- 5
*×*2 = 10 - 𝑥
^{2}*×*𝑥^{3}= 𝑥^{5} - y
^{3}*×*y^{4}= y^{7}

Here is another example of multiplying variables with exponents: simplify 4a^{2}b *×* 5ab^{5}.

- 4
*×*5 = 20 - a
^{2}*×*a is the same as a^{2}*×*a^{1}which equals a^{3} - b
*×*b^{5}is the same as b^{1}*×*b^{5}which equals b^{6}

Therefore 4a^{2}b *×* 5ab^{5} = 20a^{3}b^{6}.

### How to Multiply Negative Exponents

**To multiply terms with negative exponents, we add the exponents in the normal manner. For example a ^{8} × a^{-3} = a^{8+-3} which is the same as a^{8-3} which equals a^{5}. **

The following rules are used to add negative numbers when multiplying exponents:

- ‘+-‘ and ‘-+’ can both be replaced with a subtraction ‘-‘
- -a-b = -(a+b)

For example, 5^{-2} *×* 5^{-1} = 5^{-2+-1}.

5^{-2+-1} is the same as 5^{-2-1} which equals 5^{-3}.

Here is another example of multiplying exponents with negative indices.

c^{-6} *×* c^{4} = c^{-6+4} which equals c^{-2}.

To calculate -6+4, it can be easier to calculate 4-6 to obtain -2.

### Examples of Multiplying Exponents

Here are some examples of multiplying terms containing exponents:

Multiplying Exponents Question | Answer |

x^{3} × x^{2} = | x^{5} |

x^{2} × x^{4} × x^{5} = | x^{11} |

x × x^{2} = | x^{3} |

x^{-4} × x^{2} = | x^{-2} |

x^{5} × x^{-2} = | x^{3} |

x^{-3} × x^{-5} = | x^{-8} |

x^{-3} × x^{8} = | x^{5} |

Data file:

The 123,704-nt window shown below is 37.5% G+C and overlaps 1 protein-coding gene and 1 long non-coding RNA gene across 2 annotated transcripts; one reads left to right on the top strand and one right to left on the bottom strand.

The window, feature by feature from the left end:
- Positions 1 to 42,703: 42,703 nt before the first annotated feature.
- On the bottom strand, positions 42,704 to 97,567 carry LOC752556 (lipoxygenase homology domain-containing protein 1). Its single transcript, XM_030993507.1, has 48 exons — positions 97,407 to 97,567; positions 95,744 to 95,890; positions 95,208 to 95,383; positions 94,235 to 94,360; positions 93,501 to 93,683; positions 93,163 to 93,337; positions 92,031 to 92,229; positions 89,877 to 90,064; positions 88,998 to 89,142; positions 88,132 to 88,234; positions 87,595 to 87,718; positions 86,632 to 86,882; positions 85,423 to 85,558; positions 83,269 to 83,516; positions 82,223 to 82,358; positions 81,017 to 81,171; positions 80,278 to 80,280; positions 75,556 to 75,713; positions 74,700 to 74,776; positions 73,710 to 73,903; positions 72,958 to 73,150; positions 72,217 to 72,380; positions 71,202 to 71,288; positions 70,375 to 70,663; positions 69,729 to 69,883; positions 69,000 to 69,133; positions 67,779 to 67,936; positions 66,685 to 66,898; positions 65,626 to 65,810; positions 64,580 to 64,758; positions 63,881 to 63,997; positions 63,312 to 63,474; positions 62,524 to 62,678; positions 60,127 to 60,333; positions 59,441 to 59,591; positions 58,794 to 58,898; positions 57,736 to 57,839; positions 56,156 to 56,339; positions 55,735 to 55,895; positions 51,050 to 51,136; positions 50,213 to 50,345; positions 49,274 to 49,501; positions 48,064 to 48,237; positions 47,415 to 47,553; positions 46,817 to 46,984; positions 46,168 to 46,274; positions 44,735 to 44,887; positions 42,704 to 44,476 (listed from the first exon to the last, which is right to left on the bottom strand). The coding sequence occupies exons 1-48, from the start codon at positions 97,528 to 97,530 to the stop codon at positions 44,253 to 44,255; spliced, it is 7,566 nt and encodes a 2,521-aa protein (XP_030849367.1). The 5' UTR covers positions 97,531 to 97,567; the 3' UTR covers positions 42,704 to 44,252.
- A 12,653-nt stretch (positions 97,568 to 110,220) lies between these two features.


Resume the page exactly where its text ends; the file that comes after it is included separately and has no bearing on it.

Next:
2x^{3} × 3x^{5} = | 6x^{8} |

10x^{2} × 2x × 3x^{3} = | 60x^{6} |

5x^{3}y^{2} × 2x^{5}y^{2} = | 10x^{8}y^{4} |

-10xy × 3x^{4}y | -30x^{5}y^{2} |

## Formula for Multiplying Exponents with the Same Base

**The formula for multiplying exponential terms with the same base is a ^{m} × a^{n} = a^{m+n}.**

The formula for multiplying exponential terms

For example, in this question we multiply exponents of ten: :

- a= 10
- m = 3
- n = 6

Therefore becomes since 3 + 6 = 9.

We can multiply exponents of Euler’s number, *‘e’* in the same manner.

To multiply exponents with *‘e’*, we add the exponents.

## Why do we Add Exponents When we Multiply them?

**When two terms with the same base are multiplied, we add the exponents. This is because the exponent acting on a number tells us how many times that number is multiplied. This effect is combined when two exponents are multiplied.**